(vi)        To amend the Plan in any respect the Board deems necessary or advisable, including, without limitation, relating to Incentive Stock Options and certain nonqualified deferred compensation under Section 409A of the Code and/or to bring the Plan or Stock Awards granted under the Plan into compliance therewith, subject to the limitations, if any, of applicable law. However, except as provided in Section 9(a) relating to Capitalization Adjustments, to the extent required by applicable law, stockholder approval shall be required for any amendment of the Plan that either (i) materially increases the number of shares of Common Stock available for issuance under the Plan, (ii) materially expands the class of individuals eligible to receive Stock Awards under the Plan, (iii) materially increases the benefits accruing to Participants under the Plan or materially reduces the price at which shares of Common Stock may be issued or purchased under the Plan, (iv) materially extends the term of the Plan, or (v) expands the types of Stock Awards available for issuance under the Plan. Except as provided above, rights under any Stock Award granted before amendment of the Plan shall not be impaired by any amendment of the Plan unless (i) the Company requests the consent of the affected Participant, and (ii) such Participant consents in writing.

(vii)      To submit any amendment to the Plan for stockholder approval, including, but not limited to, amendments to the Plan intended to satisfy the requirements of Section 422 of the Code regarding Incentive Stock Options.

(viii)     To approve forms of Stock Award Agreements for use under the Plan and to amend the terms of any one or more Stock Awards, including, but not limited to, amendments to provide terms more favorable than previously provided in the Stock Award Agreement, subject to any specified limits in the Plan that are not subject to Board discretion; provided however, that, the rights under any Stock Award shall not be impaired by any such amendment unless (i) the Company requests the consent of the affected Participant, and (ii) such Participant consents in writing. Notwithstanding the foregoing, subject to the limitations of applicable law, if any, and without the affected Participant’s consent, the Board may amend the terms of any one or more Stock Awards if necessary to maintain the qualified status of the Stock Award as an Incentive Stock Option or to bring the Stock Award into compliance with Section 409A of the Code and the related guidance thereunder.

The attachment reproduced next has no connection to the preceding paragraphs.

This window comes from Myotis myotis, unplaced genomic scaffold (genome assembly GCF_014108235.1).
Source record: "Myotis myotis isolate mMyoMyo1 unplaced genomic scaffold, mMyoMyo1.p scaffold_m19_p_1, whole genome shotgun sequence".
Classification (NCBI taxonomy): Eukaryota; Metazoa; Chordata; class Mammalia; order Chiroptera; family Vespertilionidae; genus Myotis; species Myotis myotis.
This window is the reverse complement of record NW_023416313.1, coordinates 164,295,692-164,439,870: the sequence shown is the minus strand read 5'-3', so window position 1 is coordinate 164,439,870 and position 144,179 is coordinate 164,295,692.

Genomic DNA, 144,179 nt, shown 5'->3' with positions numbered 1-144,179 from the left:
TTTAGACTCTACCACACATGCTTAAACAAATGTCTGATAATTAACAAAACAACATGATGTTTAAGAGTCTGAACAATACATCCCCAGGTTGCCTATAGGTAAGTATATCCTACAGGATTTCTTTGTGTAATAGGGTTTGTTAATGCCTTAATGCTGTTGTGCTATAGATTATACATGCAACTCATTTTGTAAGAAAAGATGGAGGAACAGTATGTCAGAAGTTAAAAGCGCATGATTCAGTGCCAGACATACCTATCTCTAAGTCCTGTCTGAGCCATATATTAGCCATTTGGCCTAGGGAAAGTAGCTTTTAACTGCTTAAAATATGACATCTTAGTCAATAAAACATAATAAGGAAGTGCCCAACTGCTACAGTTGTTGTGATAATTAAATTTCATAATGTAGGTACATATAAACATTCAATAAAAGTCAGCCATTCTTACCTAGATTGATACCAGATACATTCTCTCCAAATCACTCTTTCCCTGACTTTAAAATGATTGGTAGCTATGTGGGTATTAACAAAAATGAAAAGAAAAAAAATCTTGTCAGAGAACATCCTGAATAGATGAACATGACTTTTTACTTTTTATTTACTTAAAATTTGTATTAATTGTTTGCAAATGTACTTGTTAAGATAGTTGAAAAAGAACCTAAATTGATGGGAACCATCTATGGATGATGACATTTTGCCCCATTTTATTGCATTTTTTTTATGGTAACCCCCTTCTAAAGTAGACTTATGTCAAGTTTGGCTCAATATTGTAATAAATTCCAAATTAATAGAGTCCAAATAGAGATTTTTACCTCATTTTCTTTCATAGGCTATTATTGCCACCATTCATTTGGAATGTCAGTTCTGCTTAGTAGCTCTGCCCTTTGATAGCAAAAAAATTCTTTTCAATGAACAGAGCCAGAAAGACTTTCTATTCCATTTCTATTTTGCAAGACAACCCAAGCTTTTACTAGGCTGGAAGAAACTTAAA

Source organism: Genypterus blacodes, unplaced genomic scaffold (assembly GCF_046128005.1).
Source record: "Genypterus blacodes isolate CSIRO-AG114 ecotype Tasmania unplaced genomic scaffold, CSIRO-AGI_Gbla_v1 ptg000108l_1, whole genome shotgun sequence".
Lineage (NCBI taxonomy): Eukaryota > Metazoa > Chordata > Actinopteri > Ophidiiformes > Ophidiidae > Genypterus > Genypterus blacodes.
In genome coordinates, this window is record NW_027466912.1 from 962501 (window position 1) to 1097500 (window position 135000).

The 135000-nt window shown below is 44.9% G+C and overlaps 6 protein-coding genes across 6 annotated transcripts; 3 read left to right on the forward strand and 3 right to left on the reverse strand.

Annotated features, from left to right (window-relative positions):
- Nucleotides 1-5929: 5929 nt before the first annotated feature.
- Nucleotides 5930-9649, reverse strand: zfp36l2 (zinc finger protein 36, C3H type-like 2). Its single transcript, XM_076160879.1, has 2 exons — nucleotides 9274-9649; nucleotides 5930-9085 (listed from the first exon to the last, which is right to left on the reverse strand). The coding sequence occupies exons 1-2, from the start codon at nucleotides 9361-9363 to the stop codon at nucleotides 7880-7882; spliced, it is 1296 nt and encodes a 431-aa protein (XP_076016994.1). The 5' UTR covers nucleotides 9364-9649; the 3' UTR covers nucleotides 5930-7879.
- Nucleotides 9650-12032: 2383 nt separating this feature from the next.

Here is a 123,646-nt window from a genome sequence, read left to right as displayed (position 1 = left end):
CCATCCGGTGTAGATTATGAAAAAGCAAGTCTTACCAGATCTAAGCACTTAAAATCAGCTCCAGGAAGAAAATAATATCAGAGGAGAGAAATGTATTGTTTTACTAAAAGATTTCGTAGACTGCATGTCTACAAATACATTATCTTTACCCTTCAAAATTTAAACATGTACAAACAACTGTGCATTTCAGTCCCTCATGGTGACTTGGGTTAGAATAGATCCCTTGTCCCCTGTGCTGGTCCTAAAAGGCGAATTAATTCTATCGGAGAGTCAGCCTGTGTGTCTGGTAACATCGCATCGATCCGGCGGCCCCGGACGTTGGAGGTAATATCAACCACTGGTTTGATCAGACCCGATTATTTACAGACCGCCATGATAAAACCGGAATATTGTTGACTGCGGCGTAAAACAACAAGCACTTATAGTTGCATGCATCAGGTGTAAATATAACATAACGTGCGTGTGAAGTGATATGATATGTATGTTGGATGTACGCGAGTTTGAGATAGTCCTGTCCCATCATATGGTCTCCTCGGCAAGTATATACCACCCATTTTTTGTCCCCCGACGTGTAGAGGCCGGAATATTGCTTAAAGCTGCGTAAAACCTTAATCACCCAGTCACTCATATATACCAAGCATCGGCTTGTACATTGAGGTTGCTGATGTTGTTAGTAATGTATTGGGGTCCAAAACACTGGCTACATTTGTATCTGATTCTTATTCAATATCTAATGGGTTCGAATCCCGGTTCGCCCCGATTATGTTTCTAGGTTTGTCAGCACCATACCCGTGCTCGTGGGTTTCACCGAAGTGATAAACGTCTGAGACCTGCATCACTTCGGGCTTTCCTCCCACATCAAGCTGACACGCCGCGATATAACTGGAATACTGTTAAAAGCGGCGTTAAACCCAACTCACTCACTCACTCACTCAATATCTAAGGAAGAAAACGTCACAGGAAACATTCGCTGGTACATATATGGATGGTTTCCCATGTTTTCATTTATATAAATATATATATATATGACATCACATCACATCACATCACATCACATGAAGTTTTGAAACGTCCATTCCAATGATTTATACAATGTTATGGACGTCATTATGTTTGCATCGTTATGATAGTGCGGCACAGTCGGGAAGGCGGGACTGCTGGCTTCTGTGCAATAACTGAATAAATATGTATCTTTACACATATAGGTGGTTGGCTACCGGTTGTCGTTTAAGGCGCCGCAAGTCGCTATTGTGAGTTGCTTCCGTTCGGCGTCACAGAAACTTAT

2.

(ix)        Generally, to exercise such powers and to perform such acts as the Board deems necessary or expedient to promote the best interests of the Company and that are not in conflict with the provisions of the Plan or Stock Awards.

(x)         To adopt such procedures and sub-plans as are necessary or appropriate to permit participation in the Plan by Employees, Directors or Consultants who are foreign nationals or employed outside the United States.

(xi)        To effect, at any time and from time to time, with the consent of any adversely affected Optionholder, (1) the reduction of the exercise price of any outstanding Option under the Plan, (2) the cancellation of any outstanding Option under the Plan and the grant in substitution therefor of (A) a new Option under the Plan or another equity plan of the Company covering the same or a different number of shares of Common Stock, (B) a Restricted Stock Award, (C) a Stock Appreciation Right, (D) Restricted Stock Unit, (E) cash and/or (F) other valuable consideration (as determined by the Board, in its sole discretion), or (3) any other action that is treated as a repricing under generally accepted accounting principles; provided, however, that no such reduction or cancellation may be effected if it is determined, in the Company’s sole discretion, that such reduction or cancellation would result in any such outstanding Option becoming subject to the requirements of Section 409A of the Code.

(c)           Delegation to Committee. The Board may delegate some or all of the administration of the Plan to a Committee or Committees. If administration of the Plan is delegated to a Committee, the Committee shall have, in connection with the administration of the Plan, the powers theretofore possessed by the Board that have been delegated to the Committee, including the power to delegate to a subcommittee of the Committee any of the administrative powers the Committee is authorized to exercise (and references in this Plan to the Board shall thereafter be to the Committee or subcommittee), subject, however, to such resolutions, not inconsistent with the provisions of the Plan, as may be adopted from time to time by the Board. The Board may retain the authority to concurrently administer the Plan with the Committee and may, at any time, revest in the Board some or all of the powers previously delegated.